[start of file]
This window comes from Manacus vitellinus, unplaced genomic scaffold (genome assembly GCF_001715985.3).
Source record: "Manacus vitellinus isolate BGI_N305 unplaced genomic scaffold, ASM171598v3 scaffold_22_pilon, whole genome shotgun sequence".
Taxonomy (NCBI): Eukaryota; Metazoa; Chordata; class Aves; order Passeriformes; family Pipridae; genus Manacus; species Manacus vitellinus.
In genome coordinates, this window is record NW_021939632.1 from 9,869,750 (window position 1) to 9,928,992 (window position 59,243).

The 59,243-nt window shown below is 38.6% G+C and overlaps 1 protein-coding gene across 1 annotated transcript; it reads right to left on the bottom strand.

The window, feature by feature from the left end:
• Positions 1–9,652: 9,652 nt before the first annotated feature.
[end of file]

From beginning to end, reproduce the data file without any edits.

This window comes from Manacus vitellinus, unplaced genomic scaffold (genome assembly GCF_001715985.3).
Source record: "Manacus vitellinus isolate BGI_N305 unplaced genomic scaffold, ASM171598v3 scaffold_22_pilon, whole genome shotgun sequence".
Taxonomy (NCBI): Eukaryota; Metazoa; Chordata; class Aves; order Passeriformes; family Pipridae; genus Manacus; species Manacus vitellinus.
In genome coordinates, this window is record NW_021939632.1 from 9,869,750 (window position 1) to 9,928,992 (window position 59,243).

The 59,243-nt window shown below is 38.6% G+C and overlaps 1 protein-coding gene across 1 annotated transcript; it reads right to left on the bottom strand.

The window, feature by feature from the left end:
• Positions 1–9,652: 9,652 nt before the first annotated feature.